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Security concerns for U.S. abortion pill company
NEW YORK (Reuters) -- Danco Laboratories, the secretive seller of a newly-approved abortion pill, rejoiced with women's reproductive health advocates Thursday but fears of violence by anti-abortion activists cast a shadow over the news.
"Any time abortion is in the headlines, we ask our members to take appropriate security precautions," Vicki Saporta, executive director of the National Abortion Federation, said at a news conference called by Danco in New York. Danco has formed alliances with the pro-choice organization and other groups in its long quest for approval of the pill.
"We certainly hope that there's not an increase, although we want law enforcement to be particularly vigilant to prevent any violence if possible," Saporta said.
U.S. health officials Thursday approved Mifeprex or "The Early Option Pill" as it has been named by Danco, that causes an abortion early in pregnancy without surgery. About one million women undergo surgical abortions in the United States each year. The pill is also known as RU-486 or mifepristone and made its debut in France in 1988.
Big drug makers have not pursued the pill because of fears of violence by anti-abortion activists and boycotts. In recent years, some anti-abortion demonstrations have been violent, clinics have been bombed and doctors who provide abortions murdered in attacks carried out by the anti-abortion movement's most radical adherents.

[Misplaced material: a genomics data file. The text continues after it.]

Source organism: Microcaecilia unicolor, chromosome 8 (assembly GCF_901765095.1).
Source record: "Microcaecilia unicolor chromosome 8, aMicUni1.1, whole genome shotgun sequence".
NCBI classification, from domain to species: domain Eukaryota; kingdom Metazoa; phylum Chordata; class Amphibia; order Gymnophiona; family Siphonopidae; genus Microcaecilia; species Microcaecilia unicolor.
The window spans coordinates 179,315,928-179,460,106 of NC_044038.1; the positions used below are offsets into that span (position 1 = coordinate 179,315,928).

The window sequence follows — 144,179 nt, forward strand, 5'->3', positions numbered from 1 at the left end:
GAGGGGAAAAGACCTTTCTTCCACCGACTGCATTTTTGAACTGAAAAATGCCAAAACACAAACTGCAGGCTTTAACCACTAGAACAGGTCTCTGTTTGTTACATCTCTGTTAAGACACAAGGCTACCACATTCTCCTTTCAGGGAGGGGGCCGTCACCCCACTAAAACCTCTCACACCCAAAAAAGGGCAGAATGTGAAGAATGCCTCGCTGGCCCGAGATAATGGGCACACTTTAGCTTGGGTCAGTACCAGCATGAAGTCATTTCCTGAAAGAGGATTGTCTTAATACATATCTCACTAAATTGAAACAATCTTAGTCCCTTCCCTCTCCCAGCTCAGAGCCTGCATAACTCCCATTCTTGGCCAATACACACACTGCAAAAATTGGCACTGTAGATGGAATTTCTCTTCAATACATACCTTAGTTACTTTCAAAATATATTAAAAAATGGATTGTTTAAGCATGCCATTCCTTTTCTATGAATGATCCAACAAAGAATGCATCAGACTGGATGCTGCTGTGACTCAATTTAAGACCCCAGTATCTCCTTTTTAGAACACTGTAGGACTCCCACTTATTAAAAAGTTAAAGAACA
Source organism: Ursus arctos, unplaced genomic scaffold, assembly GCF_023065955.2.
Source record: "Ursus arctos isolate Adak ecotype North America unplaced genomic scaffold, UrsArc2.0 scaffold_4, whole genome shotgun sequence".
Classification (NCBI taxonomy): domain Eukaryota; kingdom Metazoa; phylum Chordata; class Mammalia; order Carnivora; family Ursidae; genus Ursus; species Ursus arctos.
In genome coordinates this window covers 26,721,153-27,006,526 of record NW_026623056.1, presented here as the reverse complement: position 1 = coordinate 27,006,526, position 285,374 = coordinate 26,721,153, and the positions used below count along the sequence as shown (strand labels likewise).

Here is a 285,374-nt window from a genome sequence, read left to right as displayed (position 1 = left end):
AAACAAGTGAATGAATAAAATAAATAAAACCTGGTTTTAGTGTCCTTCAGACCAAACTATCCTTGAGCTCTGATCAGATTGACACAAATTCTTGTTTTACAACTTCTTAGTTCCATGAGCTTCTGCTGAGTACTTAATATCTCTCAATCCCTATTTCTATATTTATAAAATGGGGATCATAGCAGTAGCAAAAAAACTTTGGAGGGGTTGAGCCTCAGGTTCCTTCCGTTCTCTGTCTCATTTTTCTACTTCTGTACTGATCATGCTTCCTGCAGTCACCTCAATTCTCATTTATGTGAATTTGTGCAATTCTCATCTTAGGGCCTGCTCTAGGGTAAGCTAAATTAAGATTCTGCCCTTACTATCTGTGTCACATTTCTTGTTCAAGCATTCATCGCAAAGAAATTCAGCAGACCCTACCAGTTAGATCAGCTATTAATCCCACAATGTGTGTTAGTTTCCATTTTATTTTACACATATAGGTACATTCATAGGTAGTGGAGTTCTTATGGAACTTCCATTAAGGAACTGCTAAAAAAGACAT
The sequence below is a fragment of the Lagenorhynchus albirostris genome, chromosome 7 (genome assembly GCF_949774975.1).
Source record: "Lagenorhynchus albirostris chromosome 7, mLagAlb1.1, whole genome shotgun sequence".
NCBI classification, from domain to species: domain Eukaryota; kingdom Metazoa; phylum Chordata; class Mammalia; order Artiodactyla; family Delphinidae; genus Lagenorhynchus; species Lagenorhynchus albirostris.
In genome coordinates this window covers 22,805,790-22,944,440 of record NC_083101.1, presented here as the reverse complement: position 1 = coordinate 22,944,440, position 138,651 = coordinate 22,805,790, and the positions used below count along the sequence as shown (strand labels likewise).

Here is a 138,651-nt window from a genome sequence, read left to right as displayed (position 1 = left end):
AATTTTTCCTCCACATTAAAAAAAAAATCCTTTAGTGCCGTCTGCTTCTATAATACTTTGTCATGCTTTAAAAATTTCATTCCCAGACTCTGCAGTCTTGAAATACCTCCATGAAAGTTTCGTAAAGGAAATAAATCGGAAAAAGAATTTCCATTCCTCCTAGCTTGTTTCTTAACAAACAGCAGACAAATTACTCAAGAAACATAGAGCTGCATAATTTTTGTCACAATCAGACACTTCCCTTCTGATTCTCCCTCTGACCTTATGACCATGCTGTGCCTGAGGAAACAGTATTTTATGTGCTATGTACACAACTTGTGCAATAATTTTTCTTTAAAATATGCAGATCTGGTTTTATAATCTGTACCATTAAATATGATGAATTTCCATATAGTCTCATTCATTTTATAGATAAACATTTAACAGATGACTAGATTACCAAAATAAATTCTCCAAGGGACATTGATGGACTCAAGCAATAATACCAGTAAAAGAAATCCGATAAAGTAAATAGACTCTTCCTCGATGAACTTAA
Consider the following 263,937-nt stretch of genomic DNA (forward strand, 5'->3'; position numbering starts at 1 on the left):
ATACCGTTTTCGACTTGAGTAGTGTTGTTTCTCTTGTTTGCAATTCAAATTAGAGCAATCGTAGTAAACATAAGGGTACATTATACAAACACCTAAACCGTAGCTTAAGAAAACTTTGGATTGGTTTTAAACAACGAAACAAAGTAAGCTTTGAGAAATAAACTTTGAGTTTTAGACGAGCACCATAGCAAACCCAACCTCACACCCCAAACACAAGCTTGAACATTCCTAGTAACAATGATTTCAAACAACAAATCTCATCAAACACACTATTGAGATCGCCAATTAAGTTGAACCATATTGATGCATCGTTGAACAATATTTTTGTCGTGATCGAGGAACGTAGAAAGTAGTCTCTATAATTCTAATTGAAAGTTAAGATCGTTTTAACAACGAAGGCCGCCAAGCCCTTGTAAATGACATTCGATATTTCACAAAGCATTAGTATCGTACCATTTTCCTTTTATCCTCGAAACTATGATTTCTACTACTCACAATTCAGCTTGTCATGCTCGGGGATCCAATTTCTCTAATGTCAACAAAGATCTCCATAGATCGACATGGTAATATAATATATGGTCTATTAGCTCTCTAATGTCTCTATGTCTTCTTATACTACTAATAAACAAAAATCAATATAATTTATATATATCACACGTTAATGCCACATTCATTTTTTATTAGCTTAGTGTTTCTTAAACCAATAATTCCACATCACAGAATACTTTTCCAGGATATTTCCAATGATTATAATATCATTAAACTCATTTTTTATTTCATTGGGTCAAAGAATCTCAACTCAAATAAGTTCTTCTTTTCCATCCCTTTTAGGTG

The approval by the Food and Drug Administration cleared the way for the pill's sale to doctors who provide abortions. Approval followed 12 years of political battles and efforts by anti-abortion activists to keep it off the U.S. market.
Danco Laboratories spokeswoman Heather O'Neill denied the company was secretive despite its representatives refusing to give the firm's New York address or disclose the manufacturer of the new drug.
"As is typical in the pharmaceutical industry, we are working with contract manufacturers and our agreements with them are not discussed publicly," O'Neill said.
Danco is a private firm established to distribute and market the product. The U.S. rights to RU-486 are held by the Population Council, a non-profit family planning research group based in New York with Danco as its licensee.
Danco has made alliances with pro-choice groups such as the National Abortion Federation, Planned Parenthood of America and the National Abortion and Reproductive Rights Action League.
"Now that we finally have approval of Mifeprex there are numerous ways in which people can access information on The Early Option Pill on a web site (www.earlyoptionpill.com), a toll free number, and a p.o. box number," O'Neill said in response to a question about the company's secretive operations.
A report in the Sept. 5 edition of the Wall Street Journal cited company documents showing for-profit Danco and its non-profit partner, the Population Council, have received money to develop mifepristone from prominent investors such as Warren Buffett, George Soros and the late David Packard.
The documents revealed details about Danco's manufacturing plans, the report said. It said the documents suggested that the company contracted with a China-based manufacturer, a sensitive issue given China's controversial one child family planning policy.
Danco was proceeding cautiously with plans to sell the drug directly to physicians and clinics, the paper said. It said Danco planned to spend at least $1.2 million to teach doctors, counselors, midlevel clinicians and other medical personnel to administer the drug properly.
Copyright 2000 Reuters. All rights reserved. This material may not be published, broadcast, rewritten, or redistributed.
FDA approval of abortion pill linked to stringent conditions
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